Since this involves a third party website, it is reasonable to assume that the copyright holder has some contractual duty to that company to provide revenue, that is, they probably get a percentage, and the copyright holder isn't allowed to give out free copies to his own students.

If indeed the author created his own company for distributing the materials and thus can set policy, he could in principle give his own students a free ride (and we would then expect a question about whether it is fair for an instructor to give free access to just his own students). So that could mean that it is possible for the author to make materials free to his own students; that does not mean that he is morally obligated to do so.

It seems to me the question boils down to the broader issue of whether an academician should profit from the sale of his intellectual creations to his students, or to any students. That's not the question that you asked, but if you agree that it is proper for a person to profit from the sale of his intellectual creations, then I think you would have to agree that that extends to sale to one's own students, and that the textbook / homework distinction is not material.

  • I don't think charging students for textbooks is at all like charging students for class-specific handouts. There are usually specific policies in place for textbook sales. Supplies, also, can usually be purchased from your choice of vendors. Regardless, we're not being charged for the supplies (students already pay fees for all sorts of technology issues, as well as being provided printing allotments and way to charge supplies directly to the university). This has been the explicit communication to us (it's strictly a copyright licensing fee, in their words). – user30980 Sep 2 '15 at 20:27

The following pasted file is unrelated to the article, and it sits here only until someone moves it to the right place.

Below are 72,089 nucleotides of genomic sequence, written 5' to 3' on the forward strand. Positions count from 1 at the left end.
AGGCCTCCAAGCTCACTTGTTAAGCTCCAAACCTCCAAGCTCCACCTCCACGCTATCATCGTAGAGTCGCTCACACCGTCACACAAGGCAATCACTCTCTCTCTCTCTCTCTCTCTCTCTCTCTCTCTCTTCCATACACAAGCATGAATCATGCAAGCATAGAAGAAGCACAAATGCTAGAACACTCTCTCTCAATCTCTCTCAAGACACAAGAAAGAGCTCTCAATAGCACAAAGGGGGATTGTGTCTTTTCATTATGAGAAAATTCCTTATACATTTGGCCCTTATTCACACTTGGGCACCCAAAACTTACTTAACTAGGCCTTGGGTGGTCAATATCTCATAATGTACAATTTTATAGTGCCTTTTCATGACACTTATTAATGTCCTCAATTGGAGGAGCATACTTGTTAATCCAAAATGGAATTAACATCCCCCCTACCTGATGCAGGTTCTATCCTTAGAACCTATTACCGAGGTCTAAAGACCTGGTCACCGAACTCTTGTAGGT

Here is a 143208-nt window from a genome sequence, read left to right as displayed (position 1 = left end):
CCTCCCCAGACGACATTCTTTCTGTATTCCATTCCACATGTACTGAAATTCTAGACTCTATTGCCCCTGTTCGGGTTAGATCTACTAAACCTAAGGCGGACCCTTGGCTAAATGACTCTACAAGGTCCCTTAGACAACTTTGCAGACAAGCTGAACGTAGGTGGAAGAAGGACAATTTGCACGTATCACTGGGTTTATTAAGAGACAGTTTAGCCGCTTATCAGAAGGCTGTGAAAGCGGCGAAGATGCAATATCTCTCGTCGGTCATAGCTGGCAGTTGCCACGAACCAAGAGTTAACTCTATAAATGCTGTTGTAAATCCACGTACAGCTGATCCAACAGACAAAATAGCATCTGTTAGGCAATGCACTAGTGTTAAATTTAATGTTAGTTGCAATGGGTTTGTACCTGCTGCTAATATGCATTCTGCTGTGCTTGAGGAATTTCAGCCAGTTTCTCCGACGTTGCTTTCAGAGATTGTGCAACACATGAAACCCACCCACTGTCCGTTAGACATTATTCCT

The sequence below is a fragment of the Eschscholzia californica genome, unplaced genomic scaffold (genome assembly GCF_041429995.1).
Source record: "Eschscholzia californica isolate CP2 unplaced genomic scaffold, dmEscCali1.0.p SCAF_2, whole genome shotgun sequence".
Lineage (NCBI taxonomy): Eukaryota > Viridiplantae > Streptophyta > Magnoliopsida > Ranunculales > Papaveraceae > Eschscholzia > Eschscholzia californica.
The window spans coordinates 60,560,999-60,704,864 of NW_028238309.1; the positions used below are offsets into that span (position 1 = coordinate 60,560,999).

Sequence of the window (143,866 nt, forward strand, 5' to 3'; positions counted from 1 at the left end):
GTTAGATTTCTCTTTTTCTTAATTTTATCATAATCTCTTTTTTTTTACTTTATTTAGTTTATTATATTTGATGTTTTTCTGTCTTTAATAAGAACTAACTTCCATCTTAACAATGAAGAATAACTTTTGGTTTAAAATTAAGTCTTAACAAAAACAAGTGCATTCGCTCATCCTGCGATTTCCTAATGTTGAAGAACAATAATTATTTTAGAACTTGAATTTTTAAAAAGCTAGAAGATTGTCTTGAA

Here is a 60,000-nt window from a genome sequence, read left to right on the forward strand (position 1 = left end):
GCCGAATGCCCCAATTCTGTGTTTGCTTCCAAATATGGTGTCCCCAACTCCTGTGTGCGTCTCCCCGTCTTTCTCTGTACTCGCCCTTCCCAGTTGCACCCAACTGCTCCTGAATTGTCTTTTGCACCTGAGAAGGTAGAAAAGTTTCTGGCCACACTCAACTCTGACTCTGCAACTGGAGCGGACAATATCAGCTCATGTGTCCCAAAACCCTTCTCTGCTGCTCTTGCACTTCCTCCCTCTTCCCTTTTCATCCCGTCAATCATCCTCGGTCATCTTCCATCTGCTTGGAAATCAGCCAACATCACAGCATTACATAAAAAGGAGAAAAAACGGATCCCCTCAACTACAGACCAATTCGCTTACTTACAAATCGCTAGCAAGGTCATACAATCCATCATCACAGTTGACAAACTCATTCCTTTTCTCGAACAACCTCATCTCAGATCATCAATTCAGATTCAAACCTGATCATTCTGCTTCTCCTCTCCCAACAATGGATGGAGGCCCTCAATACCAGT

0

Sounds fishy to me...having to pay a "copyright fee" to access required homework/classwork. And, who is getting this fee??

I can understand buying a textbook, paying for copying/handouts (usually in my case, those were just the cost of making the copies), paying for supplies (for extra things or were included in the course's cost, e.g. an extra lab fee). In those cases, you got a tangible product in your hand. And, as was stated, you could buy new or used and via alternate vendors -- especially books.

Shouldn't that "fee" be included in a courses costs, not paid for by students directly? If it's truly "necessary" for class, shouldn't it be part of the course's cost -- not an additional charge?

True, I've been out of school for many years...so the commonality of this I can't answer...but, it sounds rather odd.

Your Answer

By clicking “Post Your Answer”, you agree to our terms of service, privacy policy and cookie policy